ST. PETERSBURG, Fla. — There is good news and bad news as it relates to the red tide bloom the Bay area has been dealing with for months.

Pinellas County has ended red tide cleanup operations because officials say conditions have improved and that satellite images show the bloom has moved "mostly south of Tampa Bay."

Officials said that if conditions change, the county will respond accordingly.



However, Manatee County beachgoers are still dealing with red tide. Some beaches there are reporting respiratory irritation and dead fish. The county is posting updates here.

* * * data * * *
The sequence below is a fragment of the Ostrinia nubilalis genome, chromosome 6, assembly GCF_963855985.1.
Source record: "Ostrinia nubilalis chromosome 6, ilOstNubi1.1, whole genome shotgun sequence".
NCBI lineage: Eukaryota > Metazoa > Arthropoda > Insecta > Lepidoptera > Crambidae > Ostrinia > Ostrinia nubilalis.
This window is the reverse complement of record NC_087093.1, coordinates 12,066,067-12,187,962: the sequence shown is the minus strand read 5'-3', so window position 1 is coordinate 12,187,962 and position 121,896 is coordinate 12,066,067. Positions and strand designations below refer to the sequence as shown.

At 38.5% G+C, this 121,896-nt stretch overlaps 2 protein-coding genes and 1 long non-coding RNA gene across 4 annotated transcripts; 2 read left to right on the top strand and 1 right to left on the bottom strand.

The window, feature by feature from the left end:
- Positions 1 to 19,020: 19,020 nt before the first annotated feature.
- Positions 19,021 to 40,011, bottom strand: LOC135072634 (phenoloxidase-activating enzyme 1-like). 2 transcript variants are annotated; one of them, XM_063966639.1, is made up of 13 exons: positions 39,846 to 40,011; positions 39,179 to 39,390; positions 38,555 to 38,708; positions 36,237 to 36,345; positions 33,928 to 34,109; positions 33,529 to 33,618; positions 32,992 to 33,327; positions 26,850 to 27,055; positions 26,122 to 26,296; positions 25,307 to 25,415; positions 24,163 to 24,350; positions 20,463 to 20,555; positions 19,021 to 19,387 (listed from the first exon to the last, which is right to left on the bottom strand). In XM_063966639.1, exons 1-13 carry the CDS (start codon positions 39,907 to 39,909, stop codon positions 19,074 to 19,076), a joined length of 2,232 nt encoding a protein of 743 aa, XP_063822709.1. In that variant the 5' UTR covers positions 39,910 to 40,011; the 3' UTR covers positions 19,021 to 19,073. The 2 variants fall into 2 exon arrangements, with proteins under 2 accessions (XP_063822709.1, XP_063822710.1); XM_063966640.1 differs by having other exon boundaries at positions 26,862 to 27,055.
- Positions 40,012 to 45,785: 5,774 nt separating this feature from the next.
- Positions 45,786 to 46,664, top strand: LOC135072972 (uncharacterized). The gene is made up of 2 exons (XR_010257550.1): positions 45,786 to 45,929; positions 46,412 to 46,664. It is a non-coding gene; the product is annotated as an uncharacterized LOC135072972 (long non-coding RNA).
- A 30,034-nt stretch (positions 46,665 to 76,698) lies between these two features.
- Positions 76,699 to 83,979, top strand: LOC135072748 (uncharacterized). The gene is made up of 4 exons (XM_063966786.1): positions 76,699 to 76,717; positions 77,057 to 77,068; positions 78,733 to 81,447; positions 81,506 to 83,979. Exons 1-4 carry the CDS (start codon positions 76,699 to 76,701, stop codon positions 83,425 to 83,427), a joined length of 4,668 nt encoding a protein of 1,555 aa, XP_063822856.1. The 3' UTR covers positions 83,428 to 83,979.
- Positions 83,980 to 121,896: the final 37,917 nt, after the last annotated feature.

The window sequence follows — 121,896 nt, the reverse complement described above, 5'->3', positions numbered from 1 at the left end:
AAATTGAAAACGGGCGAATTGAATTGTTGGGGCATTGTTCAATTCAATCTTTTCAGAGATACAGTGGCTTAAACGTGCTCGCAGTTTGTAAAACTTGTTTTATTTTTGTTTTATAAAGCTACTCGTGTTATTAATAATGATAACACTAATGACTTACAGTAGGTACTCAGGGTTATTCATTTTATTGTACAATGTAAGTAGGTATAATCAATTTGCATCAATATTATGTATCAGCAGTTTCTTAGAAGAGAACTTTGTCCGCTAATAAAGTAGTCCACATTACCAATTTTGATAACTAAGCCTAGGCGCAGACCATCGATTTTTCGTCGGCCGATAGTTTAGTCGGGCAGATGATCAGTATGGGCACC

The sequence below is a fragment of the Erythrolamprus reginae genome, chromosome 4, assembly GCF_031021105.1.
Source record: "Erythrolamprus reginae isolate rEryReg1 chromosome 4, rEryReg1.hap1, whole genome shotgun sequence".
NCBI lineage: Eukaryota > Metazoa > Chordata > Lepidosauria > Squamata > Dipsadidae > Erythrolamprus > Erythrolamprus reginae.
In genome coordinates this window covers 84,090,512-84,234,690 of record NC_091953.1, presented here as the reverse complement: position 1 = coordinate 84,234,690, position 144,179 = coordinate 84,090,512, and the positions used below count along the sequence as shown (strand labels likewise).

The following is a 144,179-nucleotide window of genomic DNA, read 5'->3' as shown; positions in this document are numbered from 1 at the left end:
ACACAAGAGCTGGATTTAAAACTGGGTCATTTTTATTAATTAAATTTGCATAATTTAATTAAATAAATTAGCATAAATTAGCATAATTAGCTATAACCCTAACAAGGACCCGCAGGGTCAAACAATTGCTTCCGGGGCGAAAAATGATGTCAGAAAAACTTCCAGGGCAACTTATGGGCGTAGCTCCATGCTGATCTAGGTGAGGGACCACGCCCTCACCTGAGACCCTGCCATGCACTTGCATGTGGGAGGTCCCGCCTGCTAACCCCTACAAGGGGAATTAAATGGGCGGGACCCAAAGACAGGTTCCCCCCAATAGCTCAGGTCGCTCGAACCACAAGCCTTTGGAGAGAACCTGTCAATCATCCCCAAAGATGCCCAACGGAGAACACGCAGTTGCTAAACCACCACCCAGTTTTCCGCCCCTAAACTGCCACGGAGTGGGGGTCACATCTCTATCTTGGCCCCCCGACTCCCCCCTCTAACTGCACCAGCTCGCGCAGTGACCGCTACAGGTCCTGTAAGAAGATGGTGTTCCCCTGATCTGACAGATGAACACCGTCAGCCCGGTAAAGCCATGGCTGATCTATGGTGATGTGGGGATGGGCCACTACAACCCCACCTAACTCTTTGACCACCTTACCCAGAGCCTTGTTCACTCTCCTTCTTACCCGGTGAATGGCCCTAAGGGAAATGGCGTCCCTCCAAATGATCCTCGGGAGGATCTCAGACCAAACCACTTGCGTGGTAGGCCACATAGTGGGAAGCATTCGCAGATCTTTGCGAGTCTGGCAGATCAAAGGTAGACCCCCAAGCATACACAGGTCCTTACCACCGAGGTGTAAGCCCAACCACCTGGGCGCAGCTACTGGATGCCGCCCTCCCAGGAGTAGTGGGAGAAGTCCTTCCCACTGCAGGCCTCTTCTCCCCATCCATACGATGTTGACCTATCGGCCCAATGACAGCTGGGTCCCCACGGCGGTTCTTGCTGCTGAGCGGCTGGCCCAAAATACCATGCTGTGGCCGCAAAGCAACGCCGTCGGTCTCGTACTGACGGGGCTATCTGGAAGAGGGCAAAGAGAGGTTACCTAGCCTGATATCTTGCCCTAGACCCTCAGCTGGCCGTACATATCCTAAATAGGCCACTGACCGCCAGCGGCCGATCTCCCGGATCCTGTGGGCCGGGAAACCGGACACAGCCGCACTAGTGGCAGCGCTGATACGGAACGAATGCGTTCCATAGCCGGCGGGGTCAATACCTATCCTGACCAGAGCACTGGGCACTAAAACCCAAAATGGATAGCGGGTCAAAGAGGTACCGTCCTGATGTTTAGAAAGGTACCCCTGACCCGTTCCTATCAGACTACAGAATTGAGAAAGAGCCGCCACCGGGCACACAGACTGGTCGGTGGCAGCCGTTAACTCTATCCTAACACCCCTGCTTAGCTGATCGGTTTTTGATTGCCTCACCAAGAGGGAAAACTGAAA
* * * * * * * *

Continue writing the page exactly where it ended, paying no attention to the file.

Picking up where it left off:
According to Pinellas County officials, water quality tests on Monday found medium concentrations of red tide at Gulfport Fishing Pier and low concentrations at both Fort De Soto Park piers, Treasure Island, John's Pass and Keegan Clair Park in the Intracoastal Waterway.

Water quality monitoring will continue until concentrations of the bloom are not present in the county. 

Since August, Pinellas County removed about 1,860 tons of waste related to red tide. 

About 205 tons were burned at the county's Waste to Energy facility and the rest went to the solid waste landfill.

Pinellas County residents are still encouraged to check the latest beach conditions here